I’m disgusted by all the clowns out there with guru status who have very popular websites where they talk economics, politics, etc. And then they make the allegedly seamless transition right into their “predictions” of where markets are headed. My repugnance, however, is specifically aimed at the ones who have been wrong for years and years. I can’t fathom why folks keep listening to them. They may be brilliant at economics, etc. and they’re very likely much smarter than I, but what they don’t have (apparently) is any working knowledge about how markets actually operate in the real world. Not in their fantasy world (market-wise) of academia and high IQs. Markets are markets, that’s it – nothing magical. And nothing that difficult. (Of course it takes ten years to figure it out.) Markets move on one thing only – LIQUIDITY FLOW/SUPPLY vs. DEMAND. Why in the world do people continue to waste their precious time on all of the total crap out there in lieu of focusing like a laser beam on how to learn, understand, and totally respect LIQUIDITY FLOW? All of the other nonsense (from a success in markets viewpoint only), is basically noise. When a market is ready to turn – when the transfer from weak hands to strong hands at bottoms (ACCUMULATION) or the transfer from strong hands to weak hands at tops (DISTRIBUTION) is nearing an “end” – none of the big picture economic, political, etc. “knowledge” that we have is going to help us one bit. When the market is ready to move, it’s going to move. Period.
Success in any tough, competitive endeavor requires a devotion to filter out noise. It’s too easy to get off track, especially when the bombs are exploding all around you – meaning, for example: market volatility (when it’s likely to actually be the lowest RISK time/price to enter the market); or shooting free throws in a visiting stadium; or facing a pitcher with a 95 MPH fastball with great movement to it. So allowing yourself to even entertain “noise” in the situations where you have to let “instinct” (experience, subconscious learning, constant practice, planning, strategy, educated anticipation) guide you, will greatly reduce the probability of success.
So is it that people don’t want to be successful, and/or don’t know how to be successful and/or don’t have the drive, passion, work ethic to be successful? And by success, I’m referring to what any individual deems that to be. But successful means relatively better, so to speak. Any level greater than average is successful – how much does it mean to you? Basically none of us will be Jimi Hendrix, Walter Payton, Ty Cobb, or Jesse Livermore. But if one wants to feel the pride of doing a “good” job, then why not spend your total focus on how to achieve those ends. The most important focus should be on a “perfect” entry point into a market. We have ZERO control over what happens with the market once we are in. We only have control over when/where we get in and when/where we get out (profit or loss). That is it. (Actually when we really screw up, the broker has control over when we get out.) So initially all of our attention should geared be towards the great entry point.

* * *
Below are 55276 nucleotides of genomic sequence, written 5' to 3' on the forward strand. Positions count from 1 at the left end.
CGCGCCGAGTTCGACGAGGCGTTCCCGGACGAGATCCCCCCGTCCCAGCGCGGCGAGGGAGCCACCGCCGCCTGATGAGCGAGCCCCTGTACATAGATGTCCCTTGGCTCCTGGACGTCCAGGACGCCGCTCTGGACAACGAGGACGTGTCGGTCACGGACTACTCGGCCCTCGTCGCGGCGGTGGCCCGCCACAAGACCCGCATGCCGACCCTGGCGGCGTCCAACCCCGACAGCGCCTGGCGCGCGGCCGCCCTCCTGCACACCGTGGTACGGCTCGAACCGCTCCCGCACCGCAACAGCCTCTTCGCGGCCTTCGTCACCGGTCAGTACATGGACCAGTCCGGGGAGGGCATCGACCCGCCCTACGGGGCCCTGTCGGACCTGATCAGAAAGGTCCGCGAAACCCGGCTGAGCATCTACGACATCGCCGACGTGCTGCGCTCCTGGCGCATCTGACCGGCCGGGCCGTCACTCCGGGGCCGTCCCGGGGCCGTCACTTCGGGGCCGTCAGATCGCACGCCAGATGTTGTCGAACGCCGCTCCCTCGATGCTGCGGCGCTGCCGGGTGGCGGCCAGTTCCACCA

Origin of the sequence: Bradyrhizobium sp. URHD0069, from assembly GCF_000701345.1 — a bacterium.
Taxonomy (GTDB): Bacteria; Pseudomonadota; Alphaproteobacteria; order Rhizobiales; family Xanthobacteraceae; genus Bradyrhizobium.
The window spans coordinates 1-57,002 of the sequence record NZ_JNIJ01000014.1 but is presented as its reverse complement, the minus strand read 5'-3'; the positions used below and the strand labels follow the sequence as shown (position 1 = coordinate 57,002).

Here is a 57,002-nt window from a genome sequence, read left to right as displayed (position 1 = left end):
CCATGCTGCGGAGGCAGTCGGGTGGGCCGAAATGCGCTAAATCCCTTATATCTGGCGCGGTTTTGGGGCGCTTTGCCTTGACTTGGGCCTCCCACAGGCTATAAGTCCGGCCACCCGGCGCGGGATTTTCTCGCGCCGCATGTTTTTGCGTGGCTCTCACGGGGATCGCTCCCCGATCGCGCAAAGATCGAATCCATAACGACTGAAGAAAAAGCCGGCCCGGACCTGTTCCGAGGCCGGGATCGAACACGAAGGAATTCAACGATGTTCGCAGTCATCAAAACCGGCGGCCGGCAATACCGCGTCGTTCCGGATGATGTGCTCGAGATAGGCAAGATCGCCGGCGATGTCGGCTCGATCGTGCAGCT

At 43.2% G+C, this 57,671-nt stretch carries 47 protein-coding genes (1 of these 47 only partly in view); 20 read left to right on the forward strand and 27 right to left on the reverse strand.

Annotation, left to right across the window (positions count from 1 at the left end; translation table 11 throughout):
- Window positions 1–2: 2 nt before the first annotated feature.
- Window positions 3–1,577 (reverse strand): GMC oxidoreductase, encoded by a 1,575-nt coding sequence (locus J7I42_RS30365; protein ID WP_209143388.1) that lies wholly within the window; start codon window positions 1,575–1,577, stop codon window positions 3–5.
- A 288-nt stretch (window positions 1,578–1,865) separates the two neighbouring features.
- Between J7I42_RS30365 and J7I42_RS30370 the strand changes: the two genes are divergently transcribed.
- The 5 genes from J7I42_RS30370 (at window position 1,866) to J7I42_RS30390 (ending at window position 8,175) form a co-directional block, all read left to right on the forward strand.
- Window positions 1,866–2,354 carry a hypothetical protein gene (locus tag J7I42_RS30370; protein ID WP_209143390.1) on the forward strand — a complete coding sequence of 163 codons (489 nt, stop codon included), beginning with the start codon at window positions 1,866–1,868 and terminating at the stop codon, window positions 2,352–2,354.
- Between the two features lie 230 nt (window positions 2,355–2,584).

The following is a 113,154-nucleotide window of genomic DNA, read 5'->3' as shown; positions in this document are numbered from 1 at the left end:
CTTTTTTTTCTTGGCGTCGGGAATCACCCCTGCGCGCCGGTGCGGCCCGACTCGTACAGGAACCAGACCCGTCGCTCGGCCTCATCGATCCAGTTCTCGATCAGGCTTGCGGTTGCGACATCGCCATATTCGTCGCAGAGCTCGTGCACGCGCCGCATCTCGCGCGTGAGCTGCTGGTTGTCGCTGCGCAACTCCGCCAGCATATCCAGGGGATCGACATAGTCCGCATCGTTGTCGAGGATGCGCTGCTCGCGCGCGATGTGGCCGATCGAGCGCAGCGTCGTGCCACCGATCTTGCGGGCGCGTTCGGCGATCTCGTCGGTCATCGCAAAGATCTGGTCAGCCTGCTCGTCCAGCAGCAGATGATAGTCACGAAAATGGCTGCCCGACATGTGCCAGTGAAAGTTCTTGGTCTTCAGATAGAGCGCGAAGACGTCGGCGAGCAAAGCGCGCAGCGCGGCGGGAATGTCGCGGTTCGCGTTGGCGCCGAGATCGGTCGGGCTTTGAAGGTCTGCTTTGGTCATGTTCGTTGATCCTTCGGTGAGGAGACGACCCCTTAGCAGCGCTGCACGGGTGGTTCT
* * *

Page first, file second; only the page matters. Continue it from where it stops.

After that then work on trade management once you’re in. How many of you have even heard of trade management? You see how we’re “learning” all of the wrong things about markets. Excellent trade management skills are mainly about two things – humility and greed. A great trader learns how to reverse those emotions, but only at at the appropriate time, of course. Meaning, for example, when a market has been soaring for awhile, and the crowd is greedy, it’s, at a minimum, prudent to consider taking partial profits. But how greedy is too greedy. Greed can persist for quite awhile (in market terms vis-á-vis time and price). That’s when understanding the internal technical condition of the market can very much help with the timing. And the ongoing time frame confusion that most of us face when we’re involved with markets usually plays a factor in this. However, don’t be cute and don’t be Mr. Smartypants about taking at least partial profits. Myself, if I even feel a twinge of greed, combined with a great market to sell into (a strong price rally), I will put in a market order to take at least partial profits. It’s amazing how many times in this type of situation that I have had my market sell orders filled substantially above where the market was when I initially entered the order. It is a big confidence, NOT EGO, builder. And you can then add that to your brain’s C:/ drive. And then access your stored data and keep repeating it when that situation arises again. But just be aware, since the “market” loves to confuse us – these situations never repeat exactly.
An example of massive, blatant greed is the bubble in silver in April 2011. The chart of silver (SLV) is shown below. And to all of the silver permabulls (being a permabull or permabear on any market is extremely dangerous) whom I have argued with for years about the supposed bubble in the stock market and imminent crash, right there was actually that exact situation and an incredibly beautifully magnificent market to SELL into right in front of their noses. Yet many folks back then deemed it to be a great buying opportunity. And many of those folks are still arguing with me about the bubble/crash scenario. However, most of you know that even though I don’t believe in the bubble/crash scenario, I absolutely would not buy the general stock market currently. The RISK currently in being long stocks as an INVESTMENT is substantial. Large sell offs in markets are normal. That does not equate to a crash.
So ,the point is we need to rein in our emotions ALWAYS when dealing with markets. Don’t get euphoric during the good times and also keep your wits about you during the losing times that we all experience.
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